Trying to keep these contradictory thoughts in your head is hard. You have to live in external reality day to day and keep in yourself the knowledge that what happened to you, actually happened, and it happened the way it did. It was because of this that I came to love science. Verifiable truth, truth not from authority: I loved it. I was 7 years old when I read in a Ladybird book in school that colds were caused by viruses, and not by getting cold, and my world got a little bit bigger and a little bit nicer. Every time I got ill my mother would be able to recall a recent instance of me not wearing the full set of hat, scarf and gloves, or of having got my feet wet, or walked too fast or too slow on the way home and caught the cold like that: it always resulted in the removal of one more small freedom, the addition of one more precaution. She really thought you could bully a kid out of illness. I didn’t tell her the virus thing, I knew how it would be received; I kept it warm inside myself, a glowing little light of truth.

And this is the way you can go on, as an adult, if you don’t ever really cop on. Rejecting their truth, you rely on objective provable facts, because you’ve never been allowed to believe your own version of events. There’s their view, you think, and yours: and neither are to be trusted, so you must rely on hard evidence.

So when you’re an adult, and you have kids of your own, there you are, being fair. You’ll say to yourself, OK, sure, she’s just gone and bought one of my kids a massive expensive toy and the other a tiny cheap one, but I can’t ascribe that to her being a massive evil cow who likes to create drama by picking favourites; I need to give her the benefit of the doubt. But there’s actually no doubt. You know how she was to you as a child. You’re perfectly entitled to use that past information in judging her current actions.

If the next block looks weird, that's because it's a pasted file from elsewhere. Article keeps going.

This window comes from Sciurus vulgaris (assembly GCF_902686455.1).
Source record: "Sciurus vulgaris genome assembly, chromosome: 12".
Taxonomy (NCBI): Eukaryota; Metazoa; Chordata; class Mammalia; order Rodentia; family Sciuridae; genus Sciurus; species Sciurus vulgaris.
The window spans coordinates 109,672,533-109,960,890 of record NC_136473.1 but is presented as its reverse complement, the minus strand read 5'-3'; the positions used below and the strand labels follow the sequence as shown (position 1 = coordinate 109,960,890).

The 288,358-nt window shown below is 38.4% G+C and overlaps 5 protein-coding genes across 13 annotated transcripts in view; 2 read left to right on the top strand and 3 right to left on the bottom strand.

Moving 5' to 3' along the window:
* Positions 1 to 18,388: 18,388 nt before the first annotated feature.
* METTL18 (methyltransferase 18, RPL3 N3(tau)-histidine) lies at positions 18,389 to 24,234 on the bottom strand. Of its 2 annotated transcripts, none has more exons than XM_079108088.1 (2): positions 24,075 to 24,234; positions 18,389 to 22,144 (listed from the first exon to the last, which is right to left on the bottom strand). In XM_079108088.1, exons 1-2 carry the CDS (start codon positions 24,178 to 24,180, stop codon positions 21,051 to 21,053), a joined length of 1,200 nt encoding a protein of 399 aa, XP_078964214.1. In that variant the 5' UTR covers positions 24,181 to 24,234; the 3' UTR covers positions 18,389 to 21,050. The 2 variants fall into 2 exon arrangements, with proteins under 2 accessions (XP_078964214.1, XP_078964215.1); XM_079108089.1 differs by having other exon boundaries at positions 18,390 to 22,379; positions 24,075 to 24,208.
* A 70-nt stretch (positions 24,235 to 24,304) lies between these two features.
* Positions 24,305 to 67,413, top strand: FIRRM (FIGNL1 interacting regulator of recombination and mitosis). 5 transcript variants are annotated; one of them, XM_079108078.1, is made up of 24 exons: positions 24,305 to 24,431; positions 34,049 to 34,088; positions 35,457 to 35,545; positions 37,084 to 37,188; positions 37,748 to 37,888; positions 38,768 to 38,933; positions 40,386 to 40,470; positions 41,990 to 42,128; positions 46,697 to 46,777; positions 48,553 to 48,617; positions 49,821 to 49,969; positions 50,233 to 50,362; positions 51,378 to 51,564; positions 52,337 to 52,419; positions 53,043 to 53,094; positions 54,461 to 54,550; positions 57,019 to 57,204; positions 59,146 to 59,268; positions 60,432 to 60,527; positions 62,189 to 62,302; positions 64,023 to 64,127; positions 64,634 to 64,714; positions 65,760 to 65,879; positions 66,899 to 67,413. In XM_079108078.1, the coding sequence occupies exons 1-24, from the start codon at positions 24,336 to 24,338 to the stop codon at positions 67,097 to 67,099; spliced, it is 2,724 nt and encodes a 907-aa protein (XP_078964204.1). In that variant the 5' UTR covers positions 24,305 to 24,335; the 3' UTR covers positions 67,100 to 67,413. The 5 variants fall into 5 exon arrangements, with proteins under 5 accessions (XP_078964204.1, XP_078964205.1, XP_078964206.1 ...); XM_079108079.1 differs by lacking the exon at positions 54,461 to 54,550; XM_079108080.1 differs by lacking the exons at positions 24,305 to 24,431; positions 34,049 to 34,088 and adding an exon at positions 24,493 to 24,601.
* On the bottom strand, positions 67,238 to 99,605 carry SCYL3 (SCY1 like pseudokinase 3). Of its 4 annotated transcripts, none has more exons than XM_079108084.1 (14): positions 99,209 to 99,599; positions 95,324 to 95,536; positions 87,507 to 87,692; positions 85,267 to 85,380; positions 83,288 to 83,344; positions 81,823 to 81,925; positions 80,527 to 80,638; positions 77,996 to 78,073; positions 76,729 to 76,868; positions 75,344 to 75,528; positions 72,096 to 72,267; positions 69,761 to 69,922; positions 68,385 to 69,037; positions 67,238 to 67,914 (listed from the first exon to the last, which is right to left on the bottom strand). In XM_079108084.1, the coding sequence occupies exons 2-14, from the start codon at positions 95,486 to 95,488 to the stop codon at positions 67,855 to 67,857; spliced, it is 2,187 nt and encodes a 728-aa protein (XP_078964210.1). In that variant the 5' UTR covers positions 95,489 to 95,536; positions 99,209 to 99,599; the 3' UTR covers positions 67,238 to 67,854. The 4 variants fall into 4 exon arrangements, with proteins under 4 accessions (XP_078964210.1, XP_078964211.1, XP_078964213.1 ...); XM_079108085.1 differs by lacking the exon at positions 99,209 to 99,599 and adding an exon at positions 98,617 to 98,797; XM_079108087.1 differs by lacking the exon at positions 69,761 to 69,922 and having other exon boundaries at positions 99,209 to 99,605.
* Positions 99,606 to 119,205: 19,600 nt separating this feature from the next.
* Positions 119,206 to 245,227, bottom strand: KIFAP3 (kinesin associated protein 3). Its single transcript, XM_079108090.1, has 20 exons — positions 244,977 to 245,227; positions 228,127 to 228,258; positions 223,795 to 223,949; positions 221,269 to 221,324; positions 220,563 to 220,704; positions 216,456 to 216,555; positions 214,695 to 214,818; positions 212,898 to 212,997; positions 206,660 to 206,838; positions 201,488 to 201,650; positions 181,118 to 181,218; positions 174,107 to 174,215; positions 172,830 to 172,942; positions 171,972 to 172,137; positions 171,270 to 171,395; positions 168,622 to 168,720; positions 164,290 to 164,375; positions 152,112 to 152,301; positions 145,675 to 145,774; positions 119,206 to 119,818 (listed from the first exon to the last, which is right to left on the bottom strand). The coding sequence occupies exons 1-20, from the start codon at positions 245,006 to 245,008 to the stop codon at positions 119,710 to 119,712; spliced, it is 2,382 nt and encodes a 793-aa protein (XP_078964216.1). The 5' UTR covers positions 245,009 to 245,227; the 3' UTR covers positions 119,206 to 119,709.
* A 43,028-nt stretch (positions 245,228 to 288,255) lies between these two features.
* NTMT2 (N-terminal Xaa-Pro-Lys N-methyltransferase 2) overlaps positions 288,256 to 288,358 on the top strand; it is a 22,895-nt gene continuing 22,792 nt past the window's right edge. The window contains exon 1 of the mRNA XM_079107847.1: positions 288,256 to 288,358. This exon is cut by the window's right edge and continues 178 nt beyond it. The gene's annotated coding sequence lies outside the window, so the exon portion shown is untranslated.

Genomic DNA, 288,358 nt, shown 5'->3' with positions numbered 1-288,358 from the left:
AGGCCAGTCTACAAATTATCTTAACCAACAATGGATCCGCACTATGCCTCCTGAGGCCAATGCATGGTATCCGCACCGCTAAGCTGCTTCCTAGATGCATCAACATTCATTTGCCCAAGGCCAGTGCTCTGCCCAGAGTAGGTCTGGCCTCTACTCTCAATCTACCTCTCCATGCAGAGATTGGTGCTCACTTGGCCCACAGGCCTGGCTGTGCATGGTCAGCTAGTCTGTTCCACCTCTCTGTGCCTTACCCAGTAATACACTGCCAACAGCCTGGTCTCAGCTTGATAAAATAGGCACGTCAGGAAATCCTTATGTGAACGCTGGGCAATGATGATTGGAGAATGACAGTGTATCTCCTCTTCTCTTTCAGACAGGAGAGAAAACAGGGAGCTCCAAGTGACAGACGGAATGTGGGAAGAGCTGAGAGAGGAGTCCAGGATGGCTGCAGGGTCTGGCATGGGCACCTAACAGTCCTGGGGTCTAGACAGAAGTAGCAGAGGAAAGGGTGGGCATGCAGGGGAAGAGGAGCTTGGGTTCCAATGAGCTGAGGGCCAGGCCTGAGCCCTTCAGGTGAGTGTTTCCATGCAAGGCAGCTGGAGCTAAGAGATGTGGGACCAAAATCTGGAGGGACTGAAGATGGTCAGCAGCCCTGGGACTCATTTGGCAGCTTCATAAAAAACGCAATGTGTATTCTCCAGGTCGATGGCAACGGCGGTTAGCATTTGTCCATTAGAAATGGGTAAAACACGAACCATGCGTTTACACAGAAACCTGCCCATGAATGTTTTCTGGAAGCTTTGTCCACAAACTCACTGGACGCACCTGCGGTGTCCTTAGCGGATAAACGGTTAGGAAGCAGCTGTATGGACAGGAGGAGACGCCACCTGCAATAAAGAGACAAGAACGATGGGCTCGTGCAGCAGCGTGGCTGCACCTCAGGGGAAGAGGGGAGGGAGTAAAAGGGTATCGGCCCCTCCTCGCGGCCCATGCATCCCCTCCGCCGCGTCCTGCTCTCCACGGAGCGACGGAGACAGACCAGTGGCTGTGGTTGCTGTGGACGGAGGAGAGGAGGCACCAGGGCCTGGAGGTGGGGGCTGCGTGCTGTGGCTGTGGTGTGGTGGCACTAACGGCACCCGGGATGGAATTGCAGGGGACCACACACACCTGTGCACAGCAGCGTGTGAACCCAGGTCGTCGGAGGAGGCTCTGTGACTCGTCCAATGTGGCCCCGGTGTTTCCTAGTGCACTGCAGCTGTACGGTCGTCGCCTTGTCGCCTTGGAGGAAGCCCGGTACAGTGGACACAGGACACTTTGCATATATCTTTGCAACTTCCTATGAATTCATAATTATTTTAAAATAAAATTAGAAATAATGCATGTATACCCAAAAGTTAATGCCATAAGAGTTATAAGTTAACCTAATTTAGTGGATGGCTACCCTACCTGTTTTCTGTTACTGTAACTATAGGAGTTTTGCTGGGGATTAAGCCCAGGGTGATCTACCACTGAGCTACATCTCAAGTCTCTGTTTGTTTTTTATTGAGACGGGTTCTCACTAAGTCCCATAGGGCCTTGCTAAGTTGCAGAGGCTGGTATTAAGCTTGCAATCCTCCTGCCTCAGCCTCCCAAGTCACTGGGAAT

We act like we’re judges in a trial of our abusive parents. Proof beyond a reasonable doubt, that’s what we think we need: to be able to condemn them as the abusers they are (and take steps to protect ourselves and our children) we need to be able to show hard evidence and and external witnesses to all that went on. We’re acting like we need to be the judge, fair and impartial to both sides. But that’s not who we are. We’re the victim (or survivor, you know what I mean) and as we stare at them across the courtroom floor, no matter what they or anyone else say, we know what they did, and they know what they did, and we need to act on that knowledge and keep ourselves safe from harm.

The effects of abuse: looking for the spaces between things

Anyone who’s read my previous posts will be coming to the conclusion that most of my cultural consumption consists of watching Richard Grannon videos on youtube and overthinking Disney films. And this post isn’t going to do anything to change that.

I was listening to Grannon talking about healing from childhood abuse, and how it takes a fundamental change of view of the world, almost like a religious experience for some people, and it reminded me of that bit in Tangled when Rapunzel looks around at all the things she’s painted in her tower over the years and realises that while she’s been painting, she’s been leaving gaps between the paintings – gaps that look exactly like the stylised sun that is the flag of her kingdom, and that makes her realise that she’s the lost princess and that Mother Gothel has been keeping her prisoner, not to keep her safe, but to keep her prisoner – that the world isn’t as scary as she’s been led to believe, and that she’s been in more danger in her tower than she ever would be out in the outside world. It’s a great scene.

 

And I was also thinking about what I posted yesterday, about the way that most of the abuse we suffer is plausibly deniable, and we are gaslit into thinking that it never happened or it was just normal life or whatever it was, it wasn’t abuse.

And if you’ve just come out of a situation like that – or if you came out of that situation 20 years ago, and then someone acts like a dick towards you in the supermarket carpark, and you emotionally flash back – how hard it is to pin it down, to point to it, what it was. It slips from your grasp, reduces itself down to one or two events that, taken in isolation, don’t seem to explain anything. Maybe she was having a bad day that day. And what about all those other days? What were they like? They can’t all have been that bad, could they?